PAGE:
lindsey bakerOur Lindsey Baker will present, “Facilitating the Future and What Matters: People, Proximity, Connection and Technology” at the 2017 American Psychological Association’s Work, Stress and Health conference. Lindsey’s presentation will take place at 7 a.m. on June 10.

Those interested can still register to attend the conference online. Below is the overview of Lindsey’s presentation topic:

Facilitating the Future and What Matters: People, Proximity, Connection and Technology
Today, with three generations – Baby Boomers, Generation X, and Millennials – working side-by-side within the workforce, differences, miscommunications, and everyday annoyances take place. These three generations, each shaped by different life experiences and defining moments in history, share an office environment and bring different expectations as well as distinct approaches to work and communication.

Solutions to these intergenerational conflicts include education regarding generational differences and preferences, instituting mentoring programs and training opportunities, having a trusted organizational culture where different perspectives are valued and creating personality assessments to aid in team building because teamwork is the key to reducing generational conflict.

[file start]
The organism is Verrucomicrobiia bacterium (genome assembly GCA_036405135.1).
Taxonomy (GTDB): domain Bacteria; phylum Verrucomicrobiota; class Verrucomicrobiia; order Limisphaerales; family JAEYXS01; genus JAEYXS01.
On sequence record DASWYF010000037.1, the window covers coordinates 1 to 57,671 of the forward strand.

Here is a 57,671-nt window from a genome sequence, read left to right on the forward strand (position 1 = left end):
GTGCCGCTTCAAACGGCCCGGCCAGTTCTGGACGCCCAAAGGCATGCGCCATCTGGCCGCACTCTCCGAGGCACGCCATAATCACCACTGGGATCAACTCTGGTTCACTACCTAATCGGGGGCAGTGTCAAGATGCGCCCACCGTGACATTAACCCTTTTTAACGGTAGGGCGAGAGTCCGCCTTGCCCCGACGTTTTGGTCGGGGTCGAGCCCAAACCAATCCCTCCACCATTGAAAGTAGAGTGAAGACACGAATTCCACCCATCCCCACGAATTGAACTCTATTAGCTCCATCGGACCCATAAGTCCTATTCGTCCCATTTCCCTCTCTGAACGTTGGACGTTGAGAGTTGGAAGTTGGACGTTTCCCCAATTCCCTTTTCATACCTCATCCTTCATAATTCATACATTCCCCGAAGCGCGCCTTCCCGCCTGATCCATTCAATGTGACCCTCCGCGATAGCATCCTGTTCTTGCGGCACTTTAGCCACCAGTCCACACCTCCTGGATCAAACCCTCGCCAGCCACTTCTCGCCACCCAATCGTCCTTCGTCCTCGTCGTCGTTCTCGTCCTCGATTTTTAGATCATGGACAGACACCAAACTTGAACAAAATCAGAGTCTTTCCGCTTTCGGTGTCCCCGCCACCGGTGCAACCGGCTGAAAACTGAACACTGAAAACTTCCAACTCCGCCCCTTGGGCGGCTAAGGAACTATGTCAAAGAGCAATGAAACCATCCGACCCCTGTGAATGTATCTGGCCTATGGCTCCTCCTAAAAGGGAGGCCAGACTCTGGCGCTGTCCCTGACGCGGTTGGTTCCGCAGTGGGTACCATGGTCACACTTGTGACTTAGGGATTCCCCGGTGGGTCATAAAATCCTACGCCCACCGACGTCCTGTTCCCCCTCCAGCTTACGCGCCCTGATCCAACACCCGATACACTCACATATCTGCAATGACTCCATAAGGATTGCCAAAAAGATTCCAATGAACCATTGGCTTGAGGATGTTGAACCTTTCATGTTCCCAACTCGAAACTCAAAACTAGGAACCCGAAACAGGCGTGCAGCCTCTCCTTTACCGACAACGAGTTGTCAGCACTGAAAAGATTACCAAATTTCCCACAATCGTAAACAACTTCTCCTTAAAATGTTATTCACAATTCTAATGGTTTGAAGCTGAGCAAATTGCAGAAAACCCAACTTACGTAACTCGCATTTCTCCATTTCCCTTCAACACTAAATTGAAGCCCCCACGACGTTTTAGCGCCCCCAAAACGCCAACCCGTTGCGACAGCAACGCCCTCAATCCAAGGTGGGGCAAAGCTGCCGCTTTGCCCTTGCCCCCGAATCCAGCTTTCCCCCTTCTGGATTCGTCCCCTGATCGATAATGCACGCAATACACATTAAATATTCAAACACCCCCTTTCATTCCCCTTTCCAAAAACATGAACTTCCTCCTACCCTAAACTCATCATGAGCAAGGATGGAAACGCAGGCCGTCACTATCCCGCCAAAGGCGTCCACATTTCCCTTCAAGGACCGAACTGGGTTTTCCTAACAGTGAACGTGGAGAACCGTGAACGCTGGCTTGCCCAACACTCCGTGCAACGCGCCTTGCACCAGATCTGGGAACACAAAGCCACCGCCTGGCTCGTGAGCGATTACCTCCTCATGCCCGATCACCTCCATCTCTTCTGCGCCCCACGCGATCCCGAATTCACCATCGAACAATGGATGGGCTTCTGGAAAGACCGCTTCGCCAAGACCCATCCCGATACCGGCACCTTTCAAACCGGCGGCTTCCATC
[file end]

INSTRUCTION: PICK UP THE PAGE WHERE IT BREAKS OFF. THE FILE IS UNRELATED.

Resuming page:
As the oldest generation in the workplace, Baby Boomers expect to work at least part time in their retirement years. Their eventual retirement will inflict the largest brain drain ever experienced by corporate America. This brain drain, also called the human capital flight, will result in corporations losing valuable technical skills and knowledge. The next generations are smaller in size, have limited professional experience and organizational knowledge – and transferring the knowledge that will be needed for future business success must be a priority.

Researching each generation and today’s office environment provides a framework for discussing the current workforce and evolving workplace as well as pursuing practices that will leverage both collective and personal knowledge within the organization as well as the best qualities of each generation. The design of today’s office environment facilitates intergenerational knowledge transfer by constructing areas where employees interact, build trust, and form relationships.